During the past few weeks, I’ve been offsetting the carbon credits earned with my “green” research by making two trips to Europe. In the U.S., many seem to believe that Europe is leading in cleantech, “green” investments, and actual energy efficiency, and although there is no solid academic evidence to confirm that, my experiences suggest that there is indeed some positive movement at the other side of the ocean.
In the U.K., for example, the government has mandated and implemented the Carbon Reduction Commitment, a non-voluntary carbon cap-and-trade scheme for all property investors that consume more than 6,000MWh per year. The threshold is low enough for the scheme to affect most of the larger property investors (including public and private funds) and it essentially puts an additional price on the carbon externality. An important and beneficial side-effect of the CRC is that to be able to report on total energy consumption, property investors are now forced to rapidly install smart meters and other measurement tools. And “meten is weten” (to measure is to know): establishing a benchmark for current resource consumption will allow property investors to improve the bottom line and to pick the low-hanging fruit of energy efficiency improvements.
The property sector is getting nervous, as personally witnessed in presentations at the Better Buildings Partnership (BBP), an investors lobby group consisting of the most important property investors, and at a meeting of Dutch institutional property investors. Last week I attended the Financial Times Commercial Property Conference, where the most discussed topic was, again, “sustainability.” The panel I moderated included representatives from CBRE, Climate Change Capital, OVG (a Dutch property developer) and the UNEP FI, and the panelists challenged my admittedly slightly skeptical view on the topic ferociously - how dare I question the returns on green? (I don’t…)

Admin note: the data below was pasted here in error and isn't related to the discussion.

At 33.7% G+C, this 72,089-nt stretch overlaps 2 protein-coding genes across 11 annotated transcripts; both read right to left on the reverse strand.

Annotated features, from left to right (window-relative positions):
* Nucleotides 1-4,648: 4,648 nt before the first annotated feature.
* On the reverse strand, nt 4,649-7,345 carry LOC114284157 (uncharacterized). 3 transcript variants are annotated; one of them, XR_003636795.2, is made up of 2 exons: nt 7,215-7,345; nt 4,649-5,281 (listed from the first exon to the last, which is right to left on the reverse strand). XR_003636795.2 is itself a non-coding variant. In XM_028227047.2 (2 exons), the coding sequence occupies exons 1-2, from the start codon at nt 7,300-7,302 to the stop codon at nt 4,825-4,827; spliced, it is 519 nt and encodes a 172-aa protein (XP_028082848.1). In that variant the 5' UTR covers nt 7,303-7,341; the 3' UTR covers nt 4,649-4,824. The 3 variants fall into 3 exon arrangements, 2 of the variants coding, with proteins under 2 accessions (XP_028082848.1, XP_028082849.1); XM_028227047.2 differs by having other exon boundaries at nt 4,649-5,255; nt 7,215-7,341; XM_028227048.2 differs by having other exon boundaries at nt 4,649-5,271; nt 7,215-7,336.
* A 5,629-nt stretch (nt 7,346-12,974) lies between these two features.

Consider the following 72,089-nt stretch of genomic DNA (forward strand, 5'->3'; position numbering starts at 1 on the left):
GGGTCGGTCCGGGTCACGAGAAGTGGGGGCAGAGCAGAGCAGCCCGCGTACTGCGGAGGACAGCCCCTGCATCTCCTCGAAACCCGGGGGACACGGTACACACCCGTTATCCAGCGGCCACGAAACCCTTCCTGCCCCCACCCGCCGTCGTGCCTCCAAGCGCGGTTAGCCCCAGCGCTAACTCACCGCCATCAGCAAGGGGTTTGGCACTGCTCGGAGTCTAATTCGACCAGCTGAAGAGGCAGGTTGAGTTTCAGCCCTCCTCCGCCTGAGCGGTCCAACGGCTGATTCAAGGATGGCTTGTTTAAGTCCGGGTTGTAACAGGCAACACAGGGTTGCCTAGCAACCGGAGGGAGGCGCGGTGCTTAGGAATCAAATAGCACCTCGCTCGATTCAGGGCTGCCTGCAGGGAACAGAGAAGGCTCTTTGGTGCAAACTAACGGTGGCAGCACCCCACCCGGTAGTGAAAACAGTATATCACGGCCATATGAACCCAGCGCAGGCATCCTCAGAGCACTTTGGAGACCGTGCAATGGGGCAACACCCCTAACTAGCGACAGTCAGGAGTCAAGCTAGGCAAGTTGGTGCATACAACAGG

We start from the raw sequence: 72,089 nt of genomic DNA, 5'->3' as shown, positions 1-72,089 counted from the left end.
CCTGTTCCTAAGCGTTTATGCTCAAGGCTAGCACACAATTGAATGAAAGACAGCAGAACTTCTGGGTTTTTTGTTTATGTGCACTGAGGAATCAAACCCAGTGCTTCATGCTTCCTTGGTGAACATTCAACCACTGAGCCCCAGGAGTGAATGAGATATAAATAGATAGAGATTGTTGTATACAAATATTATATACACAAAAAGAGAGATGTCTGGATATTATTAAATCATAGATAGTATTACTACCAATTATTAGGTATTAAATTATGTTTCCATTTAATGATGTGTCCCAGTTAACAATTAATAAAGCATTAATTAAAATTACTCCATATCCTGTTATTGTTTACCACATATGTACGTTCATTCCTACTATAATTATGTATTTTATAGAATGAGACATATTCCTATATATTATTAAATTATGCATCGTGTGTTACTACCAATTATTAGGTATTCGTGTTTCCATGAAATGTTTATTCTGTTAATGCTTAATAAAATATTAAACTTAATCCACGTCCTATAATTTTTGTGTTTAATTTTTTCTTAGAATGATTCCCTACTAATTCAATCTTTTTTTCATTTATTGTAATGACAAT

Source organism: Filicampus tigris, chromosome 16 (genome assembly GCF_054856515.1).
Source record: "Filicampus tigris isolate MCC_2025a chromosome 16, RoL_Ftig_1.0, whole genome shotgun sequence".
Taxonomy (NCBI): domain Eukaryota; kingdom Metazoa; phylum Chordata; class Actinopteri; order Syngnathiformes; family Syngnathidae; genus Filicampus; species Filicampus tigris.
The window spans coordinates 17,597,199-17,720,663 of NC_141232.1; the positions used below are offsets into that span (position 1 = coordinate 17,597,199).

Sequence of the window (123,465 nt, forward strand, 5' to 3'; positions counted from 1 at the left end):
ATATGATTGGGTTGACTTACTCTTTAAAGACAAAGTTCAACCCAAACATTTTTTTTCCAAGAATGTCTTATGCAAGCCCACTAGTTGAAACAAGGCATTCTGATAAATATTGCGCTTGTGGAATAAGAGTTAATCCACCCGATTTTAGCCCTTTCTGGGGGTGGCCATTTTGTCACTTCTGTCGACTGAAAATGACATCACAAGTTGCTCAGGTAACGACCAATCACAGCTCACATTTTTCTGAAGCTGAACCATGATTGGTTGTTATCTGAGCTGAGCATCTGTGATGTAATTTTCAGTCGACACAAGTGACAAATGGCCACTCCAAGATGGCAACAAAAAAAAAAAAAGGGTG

Besides talking about green stuff, I also visited Berlin, the wild capital of Germany. This is an extremely interesting city for an exploring real estate economist, as the population has been shrinking ever since reunification (exactly 20 years ago by the way), in combination with a strong exogenous shock following the merge of the rich western and the poor eastern part. It is amazing to see how the young urban professionals have invaded the eastern neighborhoods: Prenzlauerberg is now a posh area for 35+, whereas Friedrichshain is the place to be for 35-. Not everybody is happy with the gentrification of formerly cheap neighborhoods, as the lower income households are driven out by rising rents and property prices. It seems like Kreuzberg and Alt Treptow are next on the list, even though current residents try to scare away the richer citizens by regularly burning (nice) cars and writing all kinds of nasty messages on walls…
The evasion of residents has had a severe impact on the city: lots of empty commercial buildings, former warehouses transformed to hangouts for anarchists, but also fantastic urban additions, such as the former Tempelhof Airport, which may become to Berlin what Central Park is to New York. My friend and colleague Thies Lindenthal is doing great research on demographic changes and the Berlin housing market. (See for example this paper.)
This week I’m back in the Bay Area. The United Nations Principles for Responsible Investment hold their annual conference in San Francisco, which is of course reason for another panel on “ESG” in real estate investments. I look forward to seeing the representatives of the main global institutional investors - APG, CalPERS, CalSTERS, PGGM, TIAA-CREF, etc. will all be there - and to get “green” mainstream in their property portfolio.